My inktober attempt and what I learnt
My collection of inspirational women characters I created for inktober.
I know I’m not alone in the public struggle to complete a monthly art challenge. In fact I’m sure most people who set out to complete a finished artwork every day for the entire month of October and post it on social media, in fact, fail to do so. However, I want to forget the word fail and instead focus on what I did achieve this month despite the fact that I only finished and publicly posted eleven pieces.
A daily art challenge is hard
This may come as no surprise but yes it’s damn hard to consistently work at something every day for an entire month. Sure the first week is easy; you are motivated, excited and inspired. You can imagine how good it will feel on the final day when you post your thirty-first image in celebration that you actually achieved something this month! In this first week the challenge doesn’t even look that hard, “I got this”, you say to yourself confidently.
However, come the second week and all of a sudden you’re out of ideas, your motivation has been spread thin and that inspiration you previously had has turned into a form of self-deprecating gloom as you scroll through the other seemingly wonderful posts of others.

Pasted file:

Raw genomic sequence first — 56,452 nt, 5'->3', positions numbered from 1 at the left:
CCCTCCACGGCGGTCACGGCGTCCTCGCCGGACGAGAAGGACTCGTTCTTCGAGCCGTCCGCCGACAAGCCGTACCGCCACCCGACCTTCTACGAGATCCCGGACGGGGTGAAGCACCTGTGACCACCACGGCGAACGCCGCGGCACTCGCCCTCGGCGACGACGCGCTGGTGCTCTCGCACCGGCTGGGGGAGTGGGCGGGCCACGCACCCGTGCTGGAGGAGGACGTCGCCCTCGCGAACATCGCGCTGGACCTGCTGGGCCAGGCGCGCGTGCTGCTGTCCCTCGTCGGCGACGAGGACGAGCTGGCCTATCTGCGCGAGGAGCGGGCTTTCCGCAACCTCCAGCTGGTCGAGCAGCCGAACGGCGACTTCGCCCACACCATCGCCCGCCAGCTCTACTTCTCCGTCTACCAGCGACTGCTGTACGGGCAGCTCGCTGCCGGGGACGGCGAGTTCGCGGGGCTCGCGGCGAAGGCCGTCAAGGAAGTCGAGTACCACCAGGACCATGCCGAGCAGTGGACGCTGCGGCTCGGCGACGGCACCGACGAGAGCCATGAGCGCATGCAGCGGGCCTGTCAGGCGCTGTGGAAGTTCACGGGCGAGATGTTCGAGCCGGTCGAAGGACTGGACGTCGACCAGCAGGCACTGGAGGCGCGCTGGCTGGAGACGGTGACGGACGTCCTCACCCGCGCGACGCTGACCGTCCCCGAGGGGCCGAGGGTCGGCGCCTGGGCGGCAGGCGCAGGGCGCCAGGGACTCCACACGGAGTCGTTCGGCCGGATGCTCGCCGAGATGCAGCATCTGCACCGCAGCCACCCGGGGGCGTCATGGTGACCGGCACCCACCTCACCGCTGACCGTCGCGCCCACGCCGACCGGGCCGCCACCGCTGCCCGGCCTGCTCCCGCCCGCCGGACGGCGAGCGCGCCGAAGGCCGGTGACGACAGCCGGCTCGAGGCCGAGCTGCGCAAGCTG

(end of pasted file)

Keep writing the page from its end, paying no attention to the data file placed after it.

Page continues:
This is the point when you need to work the hardest, kick yourself in the butt and just get it done. Or if you’re like me and you have jetlag and the flu on top of being in the third trimester of pregnancy, you just need to give up and crawl back to bed. So I had a good excuse, but at the same time it doesn’t matter I learnt some things along the way, which brings me to the next point.
It takes planning
I decided in mid September that I wanted to try inktober again. I already had a full schedule, which also included travelling to Europe for two weeks, one being the first week of October. This meant that I needed to plan ahead and prepare an entire week worth of artworks before I got on the plane in late September. I ended up creating as many artworks as I could that week, I think I ended up doing 4 or 5, and although it wasn’t 7 I was happy with that achievement and set out to complete as many as I could for the remainder of the month. However upon my return I was sick, unmotivated and out of ideas.
It would definitely have helped if I had planned a little more beforehand so I at least knew what I was painting every day making the daily task a little lighter so I could just jump into it without too much effort. I think it is also useful to be a few days ahead, so you have a little buffer space just in case something unexpected comes up.
If you want to take the challenge really seriously you have to allocate space in your schedule, don’t decide last minute when your schedule is already full and you will be travelling, you’re just setting yourself up for disappointment.
Have a realistic approach